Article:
OPW to pay £10m to `utterly change' Hawkins House


One of Dublin's ugliest office buildings, Hawkins House, at Poolbeg Street in the city centre, is to be refurbished at a cost of more than £10 million, according to its owners, the Office of Public Works (OPW).

Dating from the 1960s, the block has been in need of upgrading for a considerable time and the OPW plans to "utterly change" how the building looks, according to spokesman Sean Benton.

Hawkins House is located behind the former Irish Press headquarters on Poolbeg Street and until recently was one of the few high-rise developments in Dublin.

Its exterior of concrete and glazed panels rises 12 storeys high above a surface-level car-park, thought to be viewed as sacrosanct by the civil servants who use it.

Most of the 122,000 sq ft building is occupied by the Department of Health, but it also shares some of the space with the Revenue Commissioners and the Department of Education.

The OPW will be looking at presentations from architects over the coming months and hopes that the plan chosen will make the old building unrecognisable.

The changes will involve recladding the outside of the building, but Mr Benton said he hoped the programme could be completed with the minimum amount of disruption to the staff working in the building.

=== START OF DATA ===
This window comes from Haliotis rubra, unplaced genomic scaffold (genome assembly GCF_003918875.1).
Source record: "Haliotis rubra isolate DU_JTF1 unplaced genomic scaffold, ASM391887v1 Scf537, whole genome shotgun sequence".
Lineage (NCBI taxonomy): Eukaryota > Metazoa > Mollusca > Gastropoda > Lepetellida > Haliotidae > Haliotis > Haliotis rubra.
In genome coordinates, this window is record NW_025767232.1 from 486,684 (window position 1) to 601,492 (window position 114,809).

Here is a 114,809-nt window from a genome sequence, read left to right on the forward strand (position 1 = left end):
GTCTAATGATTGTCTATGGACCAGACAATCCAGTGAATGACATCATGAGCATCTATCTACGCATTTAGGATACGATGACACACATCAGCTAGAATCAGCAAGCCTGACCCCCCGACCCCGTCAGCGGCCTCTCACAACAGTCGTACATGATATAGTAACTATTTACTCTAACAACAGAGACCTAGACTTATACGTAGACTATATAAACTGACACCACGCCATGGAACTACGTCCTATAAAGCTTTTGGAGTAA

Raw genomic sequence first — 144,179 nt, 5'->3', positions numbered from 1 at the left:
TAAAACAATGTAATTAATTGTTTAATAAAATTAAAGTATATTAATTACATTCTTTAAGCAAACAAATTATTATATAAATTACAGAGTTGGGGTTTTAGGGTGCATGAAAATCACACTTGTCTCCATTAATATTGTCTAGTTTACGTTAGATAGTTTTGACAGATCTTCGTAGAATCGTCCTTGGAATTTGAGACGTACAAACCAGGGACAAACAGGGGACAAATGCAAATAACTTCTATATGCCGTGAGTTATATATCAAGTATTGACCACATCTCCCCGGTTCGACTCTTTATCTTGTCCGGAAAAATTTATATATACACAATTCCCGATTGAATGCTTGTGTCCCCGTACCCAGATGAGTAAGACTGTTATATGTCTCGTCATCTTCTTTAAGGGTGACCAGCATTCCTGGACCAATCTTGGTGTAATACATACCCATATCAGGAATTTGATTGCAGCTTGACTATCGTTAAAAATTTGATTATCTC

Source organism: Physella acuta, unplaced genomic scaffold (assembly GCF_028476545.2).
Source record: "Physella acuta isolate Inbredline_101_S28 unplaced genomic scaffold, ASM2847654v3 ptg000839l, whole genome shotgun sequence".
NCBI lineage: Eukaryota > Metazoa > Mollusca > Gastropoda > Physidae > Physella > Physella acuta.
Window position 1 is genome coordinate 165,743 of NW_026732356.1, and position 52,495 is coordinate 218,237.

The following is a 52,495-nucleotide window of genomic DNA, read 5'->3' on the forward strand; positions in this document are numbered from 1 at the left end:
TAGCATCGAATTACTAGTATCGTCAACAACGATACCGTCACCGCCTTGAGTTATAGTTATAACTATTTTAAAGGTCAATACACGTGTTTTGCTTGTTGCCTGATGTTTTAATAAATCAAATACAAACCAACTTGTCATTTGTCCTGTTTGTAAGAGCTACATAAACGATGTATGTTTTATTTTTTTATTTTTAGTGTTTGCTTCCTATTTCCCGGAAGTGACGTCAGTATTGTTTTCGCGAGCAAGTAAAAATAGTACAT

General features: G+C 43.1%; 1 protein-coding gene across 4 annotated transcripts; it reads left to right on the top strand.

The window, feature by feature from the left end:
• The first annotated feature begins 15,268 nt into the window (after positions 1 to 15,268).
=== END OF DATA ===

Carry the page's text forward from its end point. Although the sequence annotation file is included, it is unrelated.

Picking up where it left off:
Hawkins House was bought by the OPW in 1986, but within 10 years it was clear that a substantial sum of money would have to be spent on refurbishing it.

A report by architects Murray O Laoire found that the building was in serious decay and suggested a complete recladding as one of the possible options.

Many critics have viewed the building as the archetypal 1960s nightmare. When it was proposed, there had been high hopes over what the London-based architect Sir Thomas Bennet would produce, with the Irish Builder noting that Bennet might prove "a very good tutor for our native office designers".

The end product, finished in 1964, had few admirers, and the OPW is well aware of the shortcomings of the building.

There is also a sense of regret over the loss of the Theatre Royal, the building Hawkins House replaced. This art deco variety theatre was built in the style of New York's Radio City Music Hall and had more than 2,500 seats.

On the night of the last show on June 30th, 1962, one of the theatre's old-timers, Cecil Sheridan, diagnosed the reason for the demise of his workplace.

"It's not television that's done it you know. It's a matter of how much money you can make out of a square foot of property," he said.